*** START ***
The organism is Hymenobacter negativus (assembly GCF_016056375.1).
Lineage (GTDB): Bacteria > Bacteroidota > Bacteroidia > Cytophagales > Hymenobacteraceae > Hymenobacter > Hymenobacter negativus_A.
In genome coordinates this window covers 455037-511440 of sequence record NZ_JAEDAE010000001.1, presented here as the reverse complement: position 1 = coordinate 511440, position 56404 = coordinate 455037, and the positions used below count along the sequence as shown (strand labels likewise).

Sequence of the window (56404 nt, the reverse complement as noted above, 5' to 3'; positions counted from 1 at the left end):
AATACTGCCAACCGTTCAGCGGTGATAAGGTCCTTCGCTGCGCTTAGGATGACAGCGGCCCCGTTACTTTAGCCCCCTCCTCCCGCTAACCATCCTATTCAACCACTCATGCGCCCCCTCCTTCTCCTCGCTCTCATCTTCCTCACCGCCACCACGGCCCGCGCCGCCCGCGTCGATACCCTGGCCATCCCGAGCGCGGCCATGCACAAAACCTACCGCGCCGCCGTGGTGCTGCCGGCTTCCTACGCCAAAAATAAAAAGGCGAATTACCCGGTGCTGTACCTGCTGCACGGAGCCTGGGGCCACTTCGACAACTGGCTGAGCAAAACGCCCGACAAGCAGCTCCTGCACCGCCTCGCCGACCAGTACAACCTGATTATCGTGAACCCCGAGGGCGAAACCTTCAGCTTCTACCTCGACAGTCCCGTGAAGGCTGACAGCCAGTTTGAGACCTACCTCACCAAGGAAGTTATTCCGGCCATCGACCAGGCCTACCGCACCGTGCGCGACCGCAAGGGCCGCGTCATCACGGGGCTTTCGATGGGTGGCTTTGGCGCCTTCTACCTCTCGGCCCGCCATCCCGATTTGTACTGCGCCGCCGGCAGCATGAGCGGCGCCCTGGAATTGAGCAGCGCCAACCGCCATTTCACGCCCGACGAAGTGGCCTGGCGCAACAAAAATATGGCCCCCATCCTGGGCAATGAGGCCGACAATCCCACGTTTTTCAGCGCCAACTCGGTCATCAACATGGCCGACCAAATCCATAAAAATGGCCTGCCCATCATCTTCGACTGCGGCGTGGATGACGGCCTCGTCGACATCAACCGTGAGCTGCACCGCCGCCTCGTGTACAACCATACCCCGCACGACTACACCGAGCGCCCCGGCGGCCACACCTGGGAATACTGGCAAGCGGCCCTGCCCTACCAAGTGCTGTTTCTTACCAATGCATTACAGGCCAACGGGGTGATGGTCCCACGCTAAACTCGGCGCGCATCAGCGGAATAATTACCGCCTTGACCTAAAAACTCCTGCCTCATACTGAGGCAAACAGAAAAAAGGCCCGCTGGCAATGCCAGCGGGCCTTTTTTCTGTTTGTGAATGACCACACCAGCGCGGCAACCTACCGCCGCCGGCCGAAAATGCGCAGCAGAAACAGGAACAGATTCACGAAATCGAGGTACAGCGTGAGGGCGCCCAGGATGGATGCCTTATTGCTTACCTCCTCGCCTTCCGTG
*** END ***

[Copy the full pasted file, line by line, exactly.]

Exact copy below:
The organism is Hymenobacter negativus (assembly GCF_016056375.1).
Lineage (GTDB): Bacteria > Bacteroidota > Bacteroidia > Cytophagales > Hymenobacteraceae > Hymenobacter > Hymenobacter negativus_A.
In genome coordinates this window covers 455037-511440 of sequence record NZ_JAEDAE010000001.1, presented here as the reverse complement: position 1 = coordinate 511440, position 56404 = coordinate 455037, and the positions used below count along the sequence as shown (strand labels likewise).

Sequence of the window (56404 nt, the reverse complement as noted above, 5' to 3'; positions counted from 1 at the left end):
AATACTGCCAACCGTTCAGCGGTGATAAGGTCCTTCGCTGCGCTTAGGATGACAGCGGCCCCGTTACTTTAGCCCCCTCCTCCCGCTAACCATCCTATTCAACCACTCATGCGCCCCCTCCTTCTCCTCGCTCTCATCTTCCTCACCGCCACCACGGCCCGCGCCGCCCGCGTCGATACCCTGGCCATCCCGAGCGCGGCCATGCACAAAACCTACCGCGCCGCCGTGGTGCTGCCGGCTTCCTACGCCAAAAATAAAAAGGCGAATTACCCGGTGCTGTACCTGCTGCACGGAGCCTGGGGCCACTTCGACAACTGGCTGAGCAAAACGCCCGACAAGCAGCTCCTGCACCGCCTCGCCGACCAGTACAACCTGATTATCGTGAACCCCGAGGGCGAAACCTTCAGCTTCTACCTCGACAGTCCCGTGAAGGCTGACAGCCAGTTTGAGACCTACCTCACCAAGGAAGTTATTCCGGCCATCGACCAGGCCTACCGCACCGTGCGCGACCGCAAGGGCCGCGTCATCACGGGGCTTTCGATGGGTGGCTTTGGCGCCTTCTACCTCTCGGCCCGCCATCCCGATTTGTACTGCGCCGCCGGCAGCATGAGCGGCGCCCTGGAATTGAGCAGCGCCAACCGCCATTTCACGCCCGACGAAGTGGCCTGGCGCAACAAAAATATGGCCCCCATCCTGGGCAATGAGGCCGACAATCCCACGTTTTTCAGCGCCAACTCGGTCATCAACATGGCCGACCAAATCCATAAAAATGGCCTGCCCATCATCTTCGACTGCGGCGTGGATGACGGCCTCGTCGACATCAACCGTGAGCTGCACCGCCGCCTCGTGTACAACCATACCCCGCACGACTACACCGAGCGCCCCGGCGGCCACACCTGGGAATACTGGCAAGCGGCCCTGCCCTACCAAGTGCTGTTTCTTACCAATGCATTACAGGCCAACGGGGTGATGGTCCCACGCTAAACTCGGCGCGCATCAGCGGAATAATTACCGCCTTGACCTAAAAACTCCTGCCTCATACTGAGGCAAACAGAAAAAAGGCCCGCTGGCAATGCCAGCGGGCCTTTTTTCTGTTTGTGAATGACCACACCAGCGCGGCAACCTACCGCCGCCGGCCGAAAATGCGCAGCAGAAACAGGAACAGATTCACGAAATCGAGGTACAGCGTGAGGGCGCCCAGGATGGATGCCTTATTGCTTACCTCCTCGCCTTCCGTG